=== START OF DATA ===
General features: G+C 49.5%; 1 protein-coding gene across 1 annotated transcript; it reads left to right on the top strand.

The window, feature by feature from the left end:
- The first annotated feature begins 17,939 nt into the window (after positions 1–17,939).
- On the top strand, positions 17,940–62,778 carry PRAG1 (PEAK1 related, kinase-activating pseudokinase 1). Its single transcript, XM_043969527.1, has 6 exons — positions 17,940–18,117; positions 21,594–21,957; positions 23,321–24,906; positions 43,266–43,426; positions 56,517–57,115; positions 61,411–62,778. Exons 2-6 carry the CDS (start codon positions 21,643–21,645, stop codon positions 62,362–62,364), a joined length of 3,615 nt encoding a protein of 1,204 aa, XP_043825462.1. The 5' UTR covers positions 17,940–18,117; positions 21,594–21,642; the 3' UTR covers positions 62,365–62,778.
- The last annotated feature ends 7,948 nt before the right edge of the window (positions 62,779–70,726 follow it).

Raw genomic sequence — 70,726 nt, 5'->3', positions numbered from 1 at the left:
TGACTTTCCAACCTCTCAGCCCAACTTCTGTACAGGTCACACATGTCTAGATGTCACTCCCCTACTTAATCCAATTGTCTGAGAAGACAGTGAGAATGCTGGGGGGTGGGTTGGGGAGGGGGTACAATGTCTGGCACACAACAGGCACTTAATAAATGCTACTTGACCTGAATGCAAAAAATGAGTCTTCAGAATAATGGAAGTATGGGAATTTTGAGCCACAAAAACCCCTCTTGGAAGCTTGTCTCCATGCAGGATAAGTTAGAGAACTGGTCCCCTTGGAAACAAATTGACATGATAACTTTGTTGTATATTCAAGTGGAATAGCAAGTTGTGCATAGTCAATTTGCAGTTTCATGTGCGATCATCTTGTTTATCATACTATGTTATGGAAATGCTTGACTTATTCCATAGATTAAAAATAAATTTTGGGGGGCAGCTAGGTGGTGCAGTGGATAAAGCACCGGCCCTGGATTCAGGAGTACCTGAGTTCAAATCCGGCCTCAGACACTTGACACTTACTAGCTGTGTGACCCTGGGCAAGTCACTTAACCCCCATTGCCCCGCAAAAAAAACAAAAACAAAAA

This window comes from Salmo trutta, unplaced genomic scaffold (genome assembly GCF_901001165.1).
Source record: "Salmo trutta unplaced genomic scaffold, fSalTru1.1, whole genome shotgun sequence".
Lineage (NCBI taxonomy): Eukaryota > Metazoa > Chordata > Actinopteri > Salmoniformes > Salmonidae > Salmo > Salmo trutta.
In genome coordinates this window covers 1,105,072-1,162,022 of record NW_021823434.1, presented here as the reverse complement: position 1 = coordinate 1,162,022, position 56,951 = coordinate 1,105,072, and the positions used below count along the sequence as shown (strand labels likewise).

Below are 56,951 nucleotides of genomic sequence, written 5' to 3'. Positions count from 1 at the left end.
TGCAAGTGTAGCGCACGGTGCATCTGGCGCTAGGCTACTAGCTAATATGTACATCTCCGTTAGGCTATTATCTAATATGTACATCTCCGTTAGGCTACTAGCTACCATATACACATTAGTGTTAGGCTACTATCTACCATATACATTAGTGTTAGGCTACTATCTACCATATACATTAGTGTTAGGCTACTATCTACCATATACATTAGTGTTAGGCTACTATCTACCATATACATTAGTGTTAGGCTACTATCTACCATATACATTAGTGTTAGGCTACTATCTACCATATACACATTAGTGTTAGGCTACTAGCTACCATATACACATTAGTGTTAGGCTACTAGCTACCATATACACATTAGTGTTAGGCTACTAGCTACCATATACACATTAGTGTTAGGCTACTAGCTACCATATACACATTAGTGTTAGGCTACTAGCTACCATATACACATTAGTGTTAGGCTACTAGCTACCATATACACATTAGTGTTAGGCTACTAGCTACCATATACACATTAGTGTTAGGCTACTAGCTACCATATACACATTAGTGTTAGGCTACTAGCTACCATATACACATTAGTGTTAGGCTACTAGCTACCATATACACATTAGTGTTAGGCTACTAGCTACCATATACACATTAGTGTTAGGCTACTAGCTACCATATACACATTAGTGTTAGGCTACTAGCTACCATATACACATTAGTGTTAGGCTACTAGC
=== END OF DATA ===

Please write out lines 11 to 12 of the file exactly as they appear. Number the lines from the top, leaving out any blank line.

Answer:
In genome coordinates this window covers 1,105,072-1,162,022 of record NW_021823434.1, presented here as the reverse complement: position 1 = coordinate 1,162,022, position 56,951 = coordinate 1,105,072, and the positions used below count along the sequence as shown (strand labels likewise).

Below are 56,951 nucleotides of genomic sequence, written 5' to 3'. Positions count from 1 at the left end.